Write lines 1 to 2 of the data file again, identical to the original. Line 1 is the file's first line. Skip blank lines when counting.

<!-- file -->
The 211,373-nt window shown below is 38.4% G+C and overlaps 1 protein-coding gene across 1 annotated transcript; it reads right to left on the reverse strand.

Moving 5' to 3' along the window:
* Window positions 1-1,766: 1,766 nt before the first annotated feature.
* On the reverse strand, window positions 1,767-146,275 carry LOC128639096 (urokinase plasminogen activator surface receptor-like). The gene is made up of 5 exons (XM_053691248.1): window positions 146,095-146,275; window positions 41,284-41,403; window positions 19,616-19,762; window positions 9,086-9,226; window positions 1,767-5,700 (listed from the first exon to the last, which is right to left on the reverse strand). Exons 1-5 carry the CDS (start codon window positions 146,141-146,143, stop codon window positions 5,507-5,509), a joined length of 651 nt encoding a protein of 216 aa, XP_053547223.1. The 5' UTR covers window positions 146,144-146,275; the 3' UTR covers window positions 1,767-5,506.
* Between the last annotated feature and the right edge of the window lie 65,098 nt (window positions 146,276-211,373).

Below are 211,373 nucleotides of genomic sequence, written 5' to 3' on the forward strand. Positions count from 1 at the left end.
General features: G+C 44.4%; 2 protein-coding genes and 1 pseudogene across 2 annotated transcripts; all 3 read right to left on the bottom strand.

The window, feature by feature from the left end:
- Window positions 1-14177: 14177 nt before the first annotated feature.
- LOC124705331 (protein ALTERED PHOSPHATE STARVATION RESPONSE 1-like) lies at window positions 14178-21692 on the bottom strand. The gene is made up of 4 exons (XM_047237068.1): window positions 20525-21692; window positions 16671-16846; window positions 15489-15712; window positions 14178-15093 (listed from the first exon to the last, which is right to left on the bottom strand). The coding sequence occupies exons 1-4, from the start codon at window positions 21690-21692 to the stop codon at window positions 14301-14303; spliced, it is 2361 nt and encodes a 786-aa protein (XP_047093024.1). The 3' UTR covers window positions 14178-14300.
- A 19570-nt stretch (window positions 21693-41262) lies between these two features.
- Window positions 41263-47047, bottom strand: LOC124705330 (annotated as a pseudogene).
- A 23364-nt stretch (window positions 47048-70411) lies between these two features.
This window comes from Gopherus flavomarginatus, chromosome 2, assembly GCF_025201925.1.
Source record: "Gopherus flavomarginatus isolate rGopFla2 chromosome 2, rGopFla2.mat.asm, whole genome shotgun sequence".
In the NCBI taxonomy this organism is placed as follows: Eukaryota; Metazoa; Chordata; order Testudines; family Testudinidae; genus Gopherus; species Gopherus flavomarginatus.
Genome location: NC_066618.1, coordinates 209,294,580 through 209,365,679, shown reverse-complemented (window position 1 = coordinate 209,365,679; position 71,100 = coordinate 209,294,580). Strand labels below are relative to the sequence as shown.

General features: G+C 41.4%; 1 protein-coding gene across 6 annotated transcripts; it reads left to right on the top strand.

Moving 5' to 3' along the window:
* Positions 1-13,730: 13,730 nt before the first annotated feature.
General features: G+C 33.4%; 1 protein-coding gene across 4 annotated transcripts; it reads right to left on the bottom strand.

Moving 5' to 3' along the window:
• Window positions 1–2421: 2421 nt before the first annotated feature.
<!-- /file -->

The 211,373-nt window shown below is 38.4% G+C and overlaps 1 protein-coding gene across 1 annotated transcript; it reads right to left on the reverse strand.

Moving 5' to 3' along the window: